Shakespeare's final two sonnets transport us to an arcadian setting where he lets go of his beloved Dark Lady but states that he will always love her . The sonnet sequence now switches to the long poem A Lovers Complaint. The arcadian setting is continued and it is here where Shakespeare pays Sidney the ultimate compliment and gives the Dark Lady back to Sidney with this magnamous gesture Shakespeare is effectively writing the final chapter to Sidney's Astrophil and Stella. The two will be married by the reverend figure who also appears in this poem . The marriage that should have occurred in real life between Philip Sidney and Penelope Rich will now occur in arcadia. In this poem both Sidney and Rich are given non idealised personas Philip Sidney is given a composite of his own personality and that of his alterego Pamphilus from his Arcadia texts and Penelope Rich is a composite of her own personality and an older and disillusioned Stella. Who will eventually choose Sidney as her lover.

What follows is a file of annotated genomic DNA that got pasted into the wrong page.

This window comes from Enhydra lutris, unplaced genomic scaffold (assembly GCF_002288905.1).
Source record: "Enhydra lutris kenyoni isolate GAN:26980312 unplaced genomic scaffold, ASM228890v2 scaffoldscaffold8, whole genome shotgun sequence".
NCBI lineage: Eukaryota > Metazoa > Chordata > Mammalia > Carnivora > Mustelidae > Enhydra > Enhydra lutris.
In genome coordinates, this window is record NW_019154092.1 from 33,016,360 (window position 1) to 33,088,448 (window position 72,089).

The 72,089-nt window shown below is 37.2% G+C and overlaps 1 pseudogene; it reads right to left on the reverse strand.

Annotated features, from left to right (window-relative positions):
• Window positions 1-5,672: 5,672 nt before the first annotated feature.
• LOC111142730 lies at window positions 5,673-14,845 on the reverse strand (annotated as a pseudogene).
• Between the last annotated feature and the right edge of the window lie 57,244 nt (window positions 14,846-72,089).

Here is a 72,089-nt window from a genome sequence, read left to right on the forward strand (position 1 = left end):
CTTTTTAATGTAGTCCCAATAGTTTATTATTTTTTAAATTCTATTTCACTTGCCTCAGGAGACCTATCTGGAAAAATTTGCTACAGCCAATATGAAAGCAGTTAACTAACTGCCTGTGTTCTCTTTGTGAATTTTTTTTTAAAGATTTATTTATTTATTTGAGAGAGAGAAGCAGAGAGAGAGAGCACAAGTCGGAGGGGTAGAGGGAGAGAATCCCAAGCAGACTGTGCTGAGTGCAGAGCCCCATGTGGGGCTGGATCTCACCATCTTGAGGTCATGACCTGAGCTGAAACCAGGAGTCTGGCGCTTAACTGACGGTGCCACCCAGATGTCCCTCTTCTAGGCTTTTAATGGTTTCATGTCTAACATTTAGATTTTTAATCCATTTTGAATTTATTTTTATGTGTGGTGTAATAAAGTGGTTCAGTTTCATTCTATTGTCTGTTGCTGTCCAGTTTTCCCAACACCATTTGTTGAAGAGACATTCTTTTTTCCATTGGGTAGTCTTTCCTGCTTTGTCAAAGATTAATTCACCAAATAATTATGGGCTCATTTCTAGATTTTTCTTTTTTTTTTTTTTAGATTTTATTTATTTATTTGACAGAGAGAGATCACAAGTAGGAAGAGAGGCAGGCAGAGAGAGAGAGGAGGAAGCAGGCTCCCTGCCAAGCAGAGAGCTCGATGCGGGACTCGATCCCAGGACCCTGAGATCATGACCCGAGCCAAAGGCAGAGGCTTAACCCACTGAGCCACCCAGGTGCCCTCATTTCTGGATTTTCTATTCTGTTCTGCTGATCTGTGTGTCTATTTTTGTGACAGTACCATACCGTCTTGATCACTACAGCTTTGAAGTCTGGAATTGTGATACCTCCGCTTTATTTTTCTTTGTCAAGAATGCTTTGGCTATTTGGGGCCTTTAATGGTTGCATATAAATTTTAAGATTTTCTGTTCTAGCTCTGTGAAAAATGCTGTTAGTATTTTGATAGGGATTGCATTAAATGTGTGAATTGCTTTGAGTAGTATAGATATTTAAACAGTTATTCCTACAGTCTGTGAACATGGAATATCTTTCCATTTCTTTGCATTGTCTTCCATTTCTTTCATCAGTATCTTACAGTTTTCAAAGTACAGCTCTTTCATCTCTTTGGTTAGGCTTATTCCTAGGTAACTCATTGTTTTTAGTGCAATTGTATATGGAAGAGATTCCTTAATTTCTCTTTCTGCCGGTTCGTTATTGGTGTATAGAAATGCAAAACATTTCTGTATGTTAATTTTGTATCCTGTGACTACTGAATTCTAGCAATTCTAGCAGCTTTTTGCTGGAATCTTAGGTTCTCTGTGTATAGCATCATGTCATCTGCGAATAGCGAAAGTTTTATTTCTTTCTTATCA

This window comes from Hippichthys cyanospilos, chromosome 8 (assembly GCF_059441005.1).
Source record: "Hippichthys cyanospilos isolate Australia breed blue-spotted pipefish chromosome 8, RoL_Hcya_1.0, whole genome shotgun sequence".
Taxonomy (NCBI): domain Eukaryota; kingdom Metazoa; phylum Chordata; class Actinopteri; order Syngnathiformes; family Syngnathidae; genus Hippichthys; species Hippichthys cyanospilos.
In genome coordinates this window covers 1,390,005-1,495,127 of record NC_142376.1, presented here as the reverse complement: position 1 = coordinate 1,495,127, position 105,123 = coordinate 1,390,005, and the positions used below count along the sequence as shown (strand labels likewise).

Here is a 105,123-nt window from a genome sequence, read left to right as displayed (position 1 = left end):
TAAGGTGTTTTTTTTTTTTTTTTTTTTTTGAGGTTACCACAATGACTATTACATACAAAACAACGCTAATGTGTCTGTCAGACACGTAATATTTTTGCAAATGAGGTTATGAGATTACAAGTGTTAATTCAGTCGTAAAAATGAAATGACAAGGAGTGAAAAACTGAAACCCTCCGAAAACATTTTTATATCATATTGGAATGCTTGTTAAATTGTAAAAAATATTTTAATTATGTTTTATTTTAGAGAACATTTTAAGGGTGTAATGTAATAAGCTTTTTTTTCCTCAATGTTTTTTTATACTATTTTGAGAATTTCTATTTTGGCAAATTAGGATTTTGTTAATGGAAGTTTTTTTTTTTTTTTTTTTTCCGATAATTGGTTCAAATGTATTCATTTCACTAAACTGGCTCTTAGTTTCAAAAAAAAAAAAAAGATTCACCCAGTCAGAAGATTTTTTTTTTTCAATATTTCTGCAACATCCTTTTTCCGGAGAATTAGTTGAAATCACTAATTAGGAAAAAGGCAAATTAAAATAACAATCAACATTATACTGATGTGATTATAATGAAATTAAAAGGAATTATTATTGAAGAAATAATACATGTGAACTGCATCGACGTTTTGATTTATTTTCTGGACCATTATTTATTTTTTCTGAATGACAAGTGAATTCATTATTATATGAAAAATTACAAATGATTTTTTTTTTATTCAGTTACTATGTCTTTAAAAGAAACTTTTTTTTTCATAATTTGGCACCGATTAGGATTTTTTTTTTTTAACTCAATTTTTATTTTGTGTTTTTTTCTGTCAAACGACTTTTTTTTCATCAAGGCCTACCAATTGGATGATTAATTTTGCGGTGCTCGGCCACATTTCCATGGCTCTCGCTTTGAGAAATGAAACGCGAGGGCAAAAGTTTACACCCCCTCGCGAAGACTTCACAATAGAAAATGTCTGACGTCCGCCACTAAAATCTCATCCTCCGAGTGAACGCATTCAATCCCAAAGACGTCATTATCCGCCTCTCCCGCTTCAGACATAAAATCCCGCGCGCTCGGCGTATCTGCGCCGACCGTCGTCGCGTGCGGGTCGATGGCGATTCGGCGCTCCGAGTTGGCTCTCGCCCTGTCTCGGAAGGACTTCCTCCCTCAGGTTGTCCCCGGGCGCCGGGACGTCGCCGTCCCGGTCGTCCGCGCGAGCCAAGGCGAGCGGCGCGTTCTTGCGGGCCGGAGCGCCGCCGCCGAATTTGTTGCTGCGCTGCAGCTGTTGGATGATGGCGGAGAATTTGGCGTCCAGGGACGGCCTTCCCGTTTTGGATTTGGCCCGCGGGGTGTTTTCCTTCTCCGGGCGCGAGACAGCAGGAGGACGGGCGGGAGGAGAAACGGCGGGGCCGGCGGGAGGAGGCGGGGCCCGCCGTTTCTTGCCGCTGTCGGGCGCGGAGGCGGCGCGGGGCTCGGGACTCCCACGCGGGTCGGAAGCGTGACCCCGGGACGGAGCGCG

The choice of using an alterego that has come from a writers own work to describe him was common practice.
In his funeral elergies many writers referred to sidney as either Astrophil or Philisides both were alteregos from Sidney's own work. Shakespeare is simply continuing this tradition.
A Lover's complaint is Shakespeare's most emotional poem and with this poem Shakespeare gives a happy ending to the Astrophil and Stella sequence. By keeping both Sidney and Penelope rich in pastoral disguise Shakespeare is continuing the poetic shadowing that is seen in the sonnets.